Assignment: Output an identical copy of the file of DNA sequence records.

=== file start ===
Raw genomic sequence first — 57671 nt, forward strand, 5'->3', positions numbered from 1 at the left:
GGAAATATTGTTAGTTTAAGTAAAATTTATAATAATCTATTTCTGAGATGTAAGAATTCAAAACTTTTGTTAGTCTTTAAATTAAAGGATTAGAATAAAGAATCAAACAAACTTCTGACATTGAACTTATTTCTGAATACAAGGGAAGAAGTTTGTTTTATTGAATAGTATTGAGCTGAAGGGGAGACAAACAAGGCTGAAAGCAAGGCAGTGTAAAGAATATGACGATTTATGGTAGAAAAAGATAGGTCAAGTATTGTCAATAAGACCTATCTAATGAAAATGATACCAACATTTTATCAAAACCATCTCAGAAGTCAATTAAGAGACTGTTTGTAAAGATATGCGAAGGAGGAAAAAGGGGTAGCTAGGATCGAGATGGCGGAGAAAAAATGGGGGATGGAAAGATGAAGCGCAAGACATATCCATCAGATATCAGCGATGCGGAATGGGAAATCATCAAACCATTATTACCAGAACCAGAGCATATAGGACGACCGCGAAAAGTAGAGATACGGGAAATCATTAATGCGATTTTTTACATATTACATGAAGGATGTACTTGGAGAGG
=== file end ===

Raw genomic sequence first — 57671 nt, forward strand, 5'->3', positions numbered from 1 at the left:
GGAAATATTGTTAGTTTAAGTAAAATTTATAATAATCTATTTCTGAGATGTAAGAATTCAAAACTTTTGTTAGTCTTTAAATTAAAGGATTAGAATAAAGAATCAAACAAACTTCTGACATTGAACTTATTTCTGAATACAAGGGAAGAAGTTTGTTTTATTGAATAGTATTGAGCTGAAGGGGAGACAAACAAGGCTGAAAGCAAGGCAGTGTAAAGAATATGACGATTTATGGTAGAAAAAGATAGGTCAAGTATTGTCAATAAGACCTATCTAATGAAAATGATACCAACATTTTATCAAAACCATCTCAGAAGTCAATTAAGAGACTGTTTGTAAAGATATGCGAAGGAGGAAAAAGGGGTAGCTAGGATCGAGATGGCGGAGAAAAAATGGGGGATGGAAAGATGAAGCGCAAGACATATCCATCAGATATCAGCGATGCGGAATGGGAAATCATCAAACCATTATTACCAGAACCAGAGCATATAGGACGACCGCGAAAAGTAGAGATACGGGAAATCATTAATGCGATTTTTTACATATTACATGAAGGATGTACTTGGAGAGG